Mears plans to fully fund the phone system from the Assessor’s Tech Fund. The Commission approved Mears and Misty Rowley to pursue replacing the phone system for county offices and facilities for not to exceed $60,000 to be paid for out of the Assessor’s Tech fund.

Natural Resources
Jake Tibbitts, Natural Resource Manager, reported on the Legislative Committee on Public Lands meeting saying, “There were no surprises at the meeting” and “they did take into account much of the input from Eureka County” and related to the RS2477 bill they approved sending a letter to the Governor and Attorney General that it is a priority for them to see the “perfection of these roads” and also approved sending a letter to the money committees at the Legislature to see that SB456 regarding RS2477 roads can be properly implemented. Tibbitts related that on August 23rd, the Forest Service Secure Rural Schools Committee met and monies are being released to Eureka County for weed control efforts on the forest on the Monitor Range. On August 26th, he attended the Subcommittee to Study Water meeting and the committee voted to move forward with the bill draft request for tools for critical management areas with a split vote along party lines. Tibbitts noted the State Engineer’s office is working on a stand-alone BDR with similar language and goals for critical management areas. The Committee voted unanimously to move forward with a bill draft request clarifying how the State Engineer can use adaptive management in his appropriations of water and how mitigation can work into that to remove conflicts. Senator Goicoechea and Senator Ford are working together to move the legislation forward and have committed to work with interested individuals including Eureka County to create “legislative language that doesn’t deroad prior appropriation but also allows for development of the water resources in the State in an appropriate way and honors existing rights.” Tibbitts said the Committee will also draft a BDR request for a state-wide call for proofs that will give a ten year time frame for everybody within the state who has a claim of vested right to bring forward those proofs.

Goicoechea asked whether there will be another opportunity 20 years down the road to offer proofs and Tibbitts said that depends on the bill language.

Tibbitts said one of the Committee’s action items was to put forward a bill requiring mining companies to tie a water right to pit lake evaporation and have pit lake evaporation factored in to the overall water balance in a basin. The Nevada Mining Association stood up during that portion and said they’ve been working with their members and the State Water Engineer’s office to bring forward a voluntary fix without legislative changes as the State Water Engineer can require that meaning the mining entities step forward for an application for a water right tied to the pit lake and the NMA will be bringing forward the proposed fix so the Committee took no action.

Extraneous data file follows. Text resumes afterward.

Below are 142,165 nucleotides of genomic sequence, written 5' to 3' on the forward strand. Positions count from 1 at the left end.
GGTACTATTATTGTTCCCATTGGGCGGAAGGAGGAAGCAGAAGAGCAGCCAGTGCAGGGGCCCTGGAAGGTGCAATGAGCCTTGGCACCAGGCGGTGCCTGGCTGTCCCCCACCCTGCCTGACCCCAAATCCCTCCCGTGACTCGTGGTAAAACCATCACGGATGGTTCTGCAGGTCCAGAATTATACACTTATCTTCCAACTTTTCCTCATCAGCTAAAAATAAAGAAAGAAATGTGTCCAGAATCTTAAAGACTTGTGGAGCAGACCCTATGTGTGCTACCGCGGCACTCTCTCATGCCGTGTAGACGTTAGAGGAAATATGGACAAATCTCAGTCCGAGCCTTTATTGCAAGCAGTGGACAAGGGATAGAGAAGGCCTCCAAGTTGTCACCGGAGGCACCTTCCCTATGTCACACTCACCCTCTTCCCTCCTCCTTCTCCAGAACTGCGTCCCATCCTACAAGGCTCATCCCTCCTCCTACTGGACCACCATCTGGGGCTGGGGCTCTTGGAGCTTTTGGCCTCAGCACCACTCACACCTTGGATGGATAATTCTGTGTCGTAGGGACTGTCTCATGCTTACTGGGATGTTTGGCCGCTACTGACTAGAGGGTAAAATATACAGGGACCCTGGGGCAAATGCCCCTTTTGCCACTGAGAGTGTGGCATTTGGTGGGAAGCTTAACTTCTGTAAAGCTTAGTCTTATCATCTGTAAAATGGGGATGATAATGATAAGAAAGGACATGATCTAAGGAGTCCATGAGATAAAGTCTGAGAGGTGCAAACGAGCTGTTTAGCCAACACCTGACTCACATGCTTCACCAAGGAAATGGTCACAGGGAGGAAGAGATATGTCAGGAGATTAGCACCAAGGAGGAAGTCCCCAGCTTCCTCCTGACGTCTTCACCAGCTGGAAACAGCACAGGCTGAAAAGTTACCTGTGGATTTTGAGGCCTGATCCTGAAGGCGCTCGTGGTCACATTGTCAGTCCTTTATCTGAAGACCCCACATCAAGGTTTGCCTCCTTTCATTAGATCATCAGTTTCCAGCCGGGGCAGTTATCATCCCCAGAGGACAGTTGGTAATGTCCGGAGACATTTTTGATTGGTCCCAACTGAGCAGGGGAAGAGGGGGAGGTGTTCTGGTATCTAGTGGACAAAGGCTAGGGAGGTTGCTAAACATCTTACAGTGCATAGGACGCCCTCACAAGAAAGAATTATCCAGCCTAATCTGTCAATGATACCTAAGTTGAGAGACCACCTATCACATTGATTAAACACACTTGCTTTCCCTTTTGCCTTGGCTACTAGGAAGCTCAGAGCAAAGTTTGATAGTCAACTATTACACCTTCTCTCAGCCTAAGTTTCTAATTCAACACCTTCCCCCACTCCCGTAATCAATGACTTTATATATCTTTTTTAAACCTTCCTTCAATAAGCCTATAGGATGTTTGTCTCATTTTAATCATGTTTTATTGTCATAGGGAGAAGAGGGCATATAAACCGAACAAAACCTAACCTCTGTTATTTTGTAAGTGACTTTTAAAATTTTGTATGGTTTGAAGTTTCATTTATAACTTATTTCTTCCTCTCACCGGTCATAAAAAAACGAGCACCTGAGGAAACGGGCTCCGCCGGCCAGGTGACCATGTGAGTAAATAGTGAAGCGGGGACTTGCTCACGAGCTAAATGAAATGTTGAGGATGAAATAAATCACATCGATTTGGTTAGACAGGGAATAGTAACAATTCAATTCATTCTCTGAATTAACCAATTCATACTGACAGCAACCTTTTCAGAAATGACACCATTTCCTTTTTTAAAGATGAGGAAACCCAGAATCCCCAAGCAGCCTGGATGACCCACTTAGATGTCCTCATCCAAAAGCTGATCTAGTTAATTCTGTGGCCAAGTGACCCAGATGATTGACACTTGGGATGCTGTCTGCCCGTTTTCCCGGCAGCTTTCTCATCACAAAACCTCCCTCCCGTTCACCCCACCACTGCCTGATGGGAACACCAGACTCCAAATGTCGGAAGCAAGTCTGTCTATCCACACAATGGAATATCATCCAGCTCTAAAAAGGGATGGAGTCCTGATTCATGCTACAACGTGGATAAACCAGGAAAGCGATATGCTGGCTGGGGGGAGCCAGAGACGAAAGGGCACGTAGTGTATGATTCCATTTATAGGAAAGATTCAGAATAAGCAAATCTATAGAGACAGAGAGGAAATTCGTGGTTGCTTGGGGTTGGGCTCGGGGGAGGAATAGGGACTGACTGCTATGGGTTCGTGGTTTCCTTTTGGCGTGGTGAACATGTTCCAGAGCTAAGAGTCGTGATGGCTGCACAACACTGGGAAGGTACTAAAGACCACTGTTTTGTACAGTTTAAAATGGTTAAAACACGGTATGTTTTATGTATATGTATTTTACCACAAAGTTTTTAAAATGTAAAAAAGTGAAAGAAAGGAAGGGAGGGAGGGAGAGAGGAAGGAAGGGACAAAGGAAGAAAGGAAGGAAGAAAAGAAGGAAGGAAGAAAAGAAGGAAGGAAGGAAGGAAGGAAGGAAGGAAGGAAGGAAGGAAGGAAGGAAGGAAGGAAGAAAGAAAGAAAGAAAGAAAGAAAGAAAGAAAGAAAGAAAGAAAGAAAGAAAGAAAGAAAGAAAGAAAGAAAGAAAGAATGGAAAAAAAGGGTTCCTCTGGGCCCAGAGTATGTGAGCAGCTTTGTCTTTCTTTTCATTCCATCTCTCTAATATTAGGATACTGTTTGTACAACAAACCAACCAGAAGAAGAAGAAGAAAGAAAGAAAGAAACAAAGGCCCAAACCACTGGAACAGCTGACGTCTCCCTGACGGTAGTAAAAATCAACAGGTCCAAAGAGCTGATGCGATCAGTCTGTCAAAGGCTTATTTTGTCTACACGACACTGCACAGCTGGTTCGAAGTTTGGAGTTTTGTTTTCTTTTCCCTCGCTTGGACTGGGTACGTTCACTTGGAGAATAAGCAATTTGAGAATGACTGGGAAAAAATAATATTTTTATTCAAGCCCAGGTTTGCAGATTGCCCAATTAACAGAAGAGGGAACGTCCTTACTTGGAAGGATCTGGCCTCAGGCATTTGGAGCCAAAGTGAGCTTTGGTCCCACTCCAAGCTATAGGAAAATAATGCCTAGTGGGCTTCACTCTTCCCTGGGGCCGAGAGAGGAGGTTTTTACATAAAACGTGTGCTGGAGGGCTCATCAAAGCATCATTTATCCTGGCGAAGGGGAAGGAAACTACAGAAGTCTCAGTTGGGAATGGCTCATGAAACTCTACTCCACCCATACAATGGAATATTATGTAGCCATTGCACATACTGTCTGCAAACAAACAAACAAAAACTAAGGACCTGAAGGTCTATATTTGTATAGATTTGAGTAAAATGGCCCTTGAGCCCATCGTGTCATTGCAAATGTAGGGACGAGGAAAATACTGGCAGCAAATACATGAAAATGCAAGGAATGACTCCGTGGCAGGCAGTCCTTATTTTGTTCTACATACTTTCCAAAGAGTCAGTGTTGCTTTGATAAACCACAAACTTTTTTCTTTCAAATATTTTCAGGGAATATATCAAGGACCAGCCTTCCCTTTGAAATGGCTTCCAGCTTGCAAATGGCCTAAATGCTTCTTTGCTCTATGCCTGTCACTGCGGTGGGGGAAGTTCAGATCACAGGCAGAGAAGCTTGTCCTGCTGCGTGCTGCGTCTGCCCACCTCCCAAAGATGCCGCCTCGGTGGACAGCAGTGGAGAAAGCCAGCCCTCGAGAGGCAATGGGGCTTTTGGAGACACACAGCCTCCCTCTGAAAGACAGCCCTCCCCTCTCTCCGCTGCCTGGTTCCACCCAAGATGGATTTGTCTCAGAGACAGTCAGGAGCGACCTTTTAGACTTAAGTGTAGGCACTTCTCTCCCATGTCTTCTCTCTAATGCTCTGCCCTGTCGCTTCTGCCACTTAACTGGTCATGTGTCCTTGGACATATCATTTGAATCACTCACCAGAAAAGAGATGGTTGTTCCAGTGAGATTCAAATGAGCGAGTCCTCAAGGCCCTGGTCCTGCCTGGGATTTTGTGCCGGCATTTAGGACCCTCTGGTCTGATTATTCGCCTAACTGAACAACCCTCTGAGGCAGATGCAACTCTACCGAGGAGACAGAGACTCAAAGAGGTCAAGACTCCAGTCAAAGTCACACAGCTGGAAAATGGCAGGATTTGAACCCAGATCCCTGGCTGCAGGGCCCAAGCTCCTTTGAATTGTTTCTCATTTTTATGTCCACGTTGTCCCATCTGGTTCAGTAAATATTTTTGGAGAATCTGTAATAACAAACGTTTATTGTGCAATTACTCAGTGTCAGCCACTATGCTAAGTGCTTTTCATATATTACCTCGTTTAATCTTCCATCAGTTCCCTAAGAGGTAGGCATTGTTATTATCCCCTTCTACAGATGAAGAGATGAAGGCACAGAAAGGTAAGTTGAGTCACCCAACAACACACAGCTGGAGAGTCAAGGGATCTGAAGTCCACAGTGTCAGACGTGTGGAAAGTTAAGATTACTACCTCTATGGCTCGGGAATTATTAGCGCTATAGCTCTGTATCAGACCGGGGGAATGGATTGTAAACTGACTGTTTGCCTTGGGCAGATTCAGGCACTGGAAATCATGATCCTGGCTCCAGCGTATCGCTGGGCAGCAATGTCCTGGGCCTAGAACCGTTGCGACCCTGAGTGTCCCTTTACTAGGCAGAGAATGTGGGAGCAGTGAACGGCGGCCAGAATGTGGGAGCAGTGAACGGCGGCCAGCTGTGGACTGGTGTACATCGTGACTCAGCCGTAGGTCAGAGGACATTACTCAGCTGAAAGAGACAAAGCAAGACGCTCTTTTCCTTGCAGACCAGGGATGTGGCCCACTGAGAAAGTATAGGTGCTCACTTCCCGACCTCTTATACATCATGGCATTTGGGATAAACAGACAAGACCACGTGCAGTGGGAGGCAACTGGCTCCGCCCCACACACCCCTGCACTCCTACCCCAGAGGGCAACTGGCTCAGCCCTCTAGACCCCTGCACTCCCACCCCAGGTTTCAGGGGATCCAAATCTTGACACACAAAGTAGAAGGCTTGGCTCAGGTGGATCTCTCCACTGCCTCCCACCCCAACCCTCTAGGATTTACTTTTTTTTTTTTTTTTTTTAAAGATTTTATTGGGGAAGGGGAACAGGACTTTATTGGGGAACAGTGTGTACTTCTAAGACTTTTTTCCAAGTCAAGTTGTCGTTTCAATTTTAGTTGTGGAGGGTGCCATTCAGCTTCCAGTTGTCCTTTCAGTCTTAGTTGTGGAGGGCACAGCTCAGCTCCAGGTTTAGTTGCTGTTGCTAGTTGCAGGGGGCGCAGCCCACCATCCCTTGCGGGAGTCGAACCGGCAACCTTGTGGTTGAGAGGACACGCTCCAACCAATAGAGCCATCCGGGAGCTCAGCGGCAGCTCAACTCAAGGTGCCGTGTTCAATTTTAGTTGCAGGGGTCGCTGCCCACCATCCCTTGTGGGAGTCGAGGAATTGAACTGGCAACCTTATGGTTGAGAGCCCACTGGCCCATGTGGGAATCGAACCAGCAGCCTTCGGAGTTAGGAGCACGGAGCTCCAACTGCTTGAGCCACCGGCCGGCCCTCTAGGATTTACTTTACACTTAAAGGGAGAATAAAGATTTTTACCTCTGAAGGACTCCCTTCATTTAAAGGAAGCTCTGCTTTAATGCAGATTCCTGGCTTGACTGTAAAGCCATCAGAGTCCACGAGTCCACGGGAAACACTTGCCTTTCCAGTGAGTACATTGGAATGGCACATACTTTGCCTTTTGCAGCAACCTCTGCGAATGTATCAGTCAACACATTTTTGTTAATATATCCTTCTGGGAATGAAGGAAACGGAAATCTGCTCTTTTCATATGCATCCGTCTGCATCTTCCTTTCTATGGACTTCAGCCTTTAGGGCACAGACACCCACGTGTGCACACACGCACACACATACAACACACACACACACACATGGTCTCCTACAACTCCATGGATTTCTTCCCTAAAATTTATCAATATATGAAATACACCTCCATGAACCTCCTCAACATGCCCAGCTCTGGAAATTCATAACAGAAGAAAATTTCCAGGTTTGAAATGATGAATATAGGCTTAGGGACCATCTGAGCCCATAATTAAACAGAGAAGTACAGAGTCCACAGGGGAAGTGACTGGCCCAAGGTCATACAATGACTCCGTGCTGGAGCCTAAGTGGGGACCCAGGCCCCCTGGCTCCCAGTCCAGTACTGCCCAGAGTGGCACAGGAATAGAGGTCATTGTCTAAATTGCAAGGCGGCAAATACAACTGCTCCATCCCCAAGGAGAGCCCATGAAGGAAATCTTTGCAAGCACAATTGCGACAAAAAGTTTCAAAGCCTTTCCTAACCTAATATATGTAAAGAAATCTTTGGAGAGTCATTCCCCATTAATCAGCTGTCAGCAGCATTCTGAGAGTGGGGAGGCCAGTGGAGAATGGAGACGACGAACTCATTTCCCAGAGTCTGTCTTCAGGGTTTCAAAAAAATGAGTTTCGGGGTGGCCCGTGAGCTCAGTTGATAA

On Aug. 29 the Groundwater Management meeting met with a substantial number of the Diamond Valley water rights holders in attendance.

The National Wild Horse and Burro Advisory Board met in Elko on September 8th and 9th and on the 13th the Conservation District will be meeting and will consider the $5,000 match towards the proposed Diamond Valley Renewable Energy Study. On the 16th, the Central Nevada Regional Water Authority will meet by teleconference. On the 19th the Groundwater Management Plan full group will meet with USGS in attendance and presenting a layman’s overview of the Diamond Valley report as well as how individuals can access USGS data from the National Water Inventory Database Water System.

Tibbitts also noted the Fallon Naval Station Modernization EIS proposed action will extend airspace and include land withdrawals. A scoping meeting will be held in Eureka on October 6th from 5 to 7 pm at the Eureka Elementary School.

Regarding Sage Grouse, on Aug. 31, the BLM issued all their instructional memoranda related to their sage grouse plan while Eureka’s been arguing that’s what the NEPA process was for. Tibbitts said with the litigaiton going forward on this the Agencies are arguing that “we’re not impacted” but “we never had a clear understanding of how we would be impacted” and the “BLM did not know how to implement their own plan” and “had to develop seven instructional memoranda” outlining “what the plan means.” Tibbitts said the BLM’s press release says, “‘The BLM today moved forward on its collaborative effort to conserve Greater Sage Grouse by issuing instructional memorandums that clarify aspects of how BLM’s land use plans will be implemented.’ That’s what this plan should have been in the first place.” Tibbitts said the appeal process is gray and suggested to the board that they have a discussion with attorney Laura Granier regarding how the memoranda came out after the legal briefings were due in the lawsuit the County is party to.